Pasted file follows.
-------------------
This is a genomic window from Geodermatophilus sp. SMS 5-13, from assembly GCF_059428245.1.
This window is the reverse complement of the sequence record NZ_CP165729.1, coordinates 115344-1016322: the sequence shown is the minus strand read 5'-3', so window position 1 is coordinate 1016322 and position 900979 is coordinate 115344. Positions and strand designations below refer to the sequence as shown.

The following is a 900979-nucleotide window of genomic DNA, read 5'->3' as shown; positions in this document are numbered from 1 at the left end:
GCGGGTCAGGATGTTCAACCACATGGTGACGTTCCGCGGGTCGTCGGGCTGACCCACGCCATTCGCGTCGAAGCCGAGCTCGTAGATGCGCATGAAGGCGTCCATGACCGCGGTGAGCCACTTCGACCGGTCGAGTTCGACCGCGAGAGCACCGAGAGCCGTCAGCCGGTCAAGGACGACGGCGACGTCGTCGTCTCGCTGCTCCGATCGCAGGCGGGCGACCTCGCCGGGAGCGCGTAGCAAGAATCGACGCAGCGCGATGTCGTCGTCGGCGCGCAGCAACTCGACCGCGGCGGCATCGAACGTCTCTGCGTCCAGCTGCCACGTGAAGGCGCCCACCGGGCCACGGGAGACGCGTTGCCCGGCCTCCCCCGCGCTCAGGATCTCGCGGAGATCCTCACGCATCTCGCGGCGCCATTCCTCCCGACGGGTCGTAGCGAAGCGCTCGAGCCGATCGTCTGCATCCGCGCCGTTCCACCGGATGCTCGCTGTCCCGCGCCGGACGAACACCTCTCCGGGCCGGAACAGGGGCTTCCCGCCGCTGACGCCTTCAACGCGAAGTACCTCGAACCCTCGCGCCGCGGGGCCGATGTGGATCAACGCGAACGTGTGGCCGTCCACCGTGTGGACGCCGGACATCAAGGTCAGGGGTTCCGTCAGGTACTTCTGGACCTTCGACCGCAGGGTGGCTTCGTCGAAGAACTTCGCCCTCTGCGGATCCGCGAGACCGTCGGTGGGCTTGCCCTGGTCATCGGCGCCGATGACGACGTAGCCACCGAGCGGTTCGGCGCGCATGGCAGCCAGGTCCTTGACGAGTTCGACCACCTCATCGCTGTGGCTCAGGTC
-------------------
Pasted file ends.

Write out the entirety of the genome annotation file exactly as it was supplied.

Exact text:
This is a genomic window from Geodermatophilus sp. SMS 5-13, from assembly GCF_059428245.1.
This window is the reverse complement of the sequence record NZ_CP165729.1, coordinates 115344-1016322: the sequence shown is the minus strand read 5'-3', so window position 1 is coordinate 1016322 and position 900979 is coordinate 115344. Positions and strand designations below refer to the sequence as shown.

The following is a 900979-nucleotide window of genomic DNA, read 5'->3' as shown; positions in this document are numbered from 1 at the left end:
GCGGGTCAGGATGTTCAACCACATGGTGACGTTCCGCGGGTCGTCGGGCTGACCCACGCCATTCGCGTCGAAGCCGAGCTCGTAGATGCGCATGAAGGCGTCCATGACCGCGGTGAGCCACTTCGACCGGTCGAGTTCGACCGCGAGAGCACCGAGAGCCGTCAGCCGGTCAAGGACGACGGCGACGTCGTCGTCTCGCTGCTCCGATCGCAGGCGGGCGACCTCGCCGGGAGCGCGTAGCAAGAATCGACGCAGCGCGATGTCGTCGTCGGCGCGCAGCAACTCGACCGCGGCGGCATCGAACGTCTCTGCGTCCAGCTGCCACGTGAAGGCGCCCACCGGGCCACGGGAGACGCGTTGCCCGGCCTCCCCCGCGCTCAGGATCTCGCGGAGATCCTCACGCATCTCGCGGCGCCATTCCTCCCGACGGGTCGTAGCGAAGCGCTCGAGCCGATCGTCTGCATCCGCGCCGTTCCACCGGATGCTCGCTGTCCCGCGCCGGACGAACACCTCTCCGGGCCGGAACAGGGGCTTCCCGCCGCTGACGCCTTCAACGCGAAGTACCTCGAACCCTCGCGCCGCGGGGCCGATGTGGATCAACGCGAACGTGTGGCCGTCCACCGTGTGGACGCCGGACATCAAGGTCAGGGGTTCCGTCAGGTACTTCTGGACCTTCGACCGCAGGGTGGCTTCGTCGAAGAACTTCGCCCTCTGCGGATCCGCGAGACCGTCGGTGGGCTTGCCCTGGTCATCGGCGCCGATGACGACGTAGCCACCGAGCGGTTCGGCGCGCATGGCAGCCAGGTCCTTGACGAGTTCGACCACCTCATCGCTGTGGCTCAGGTC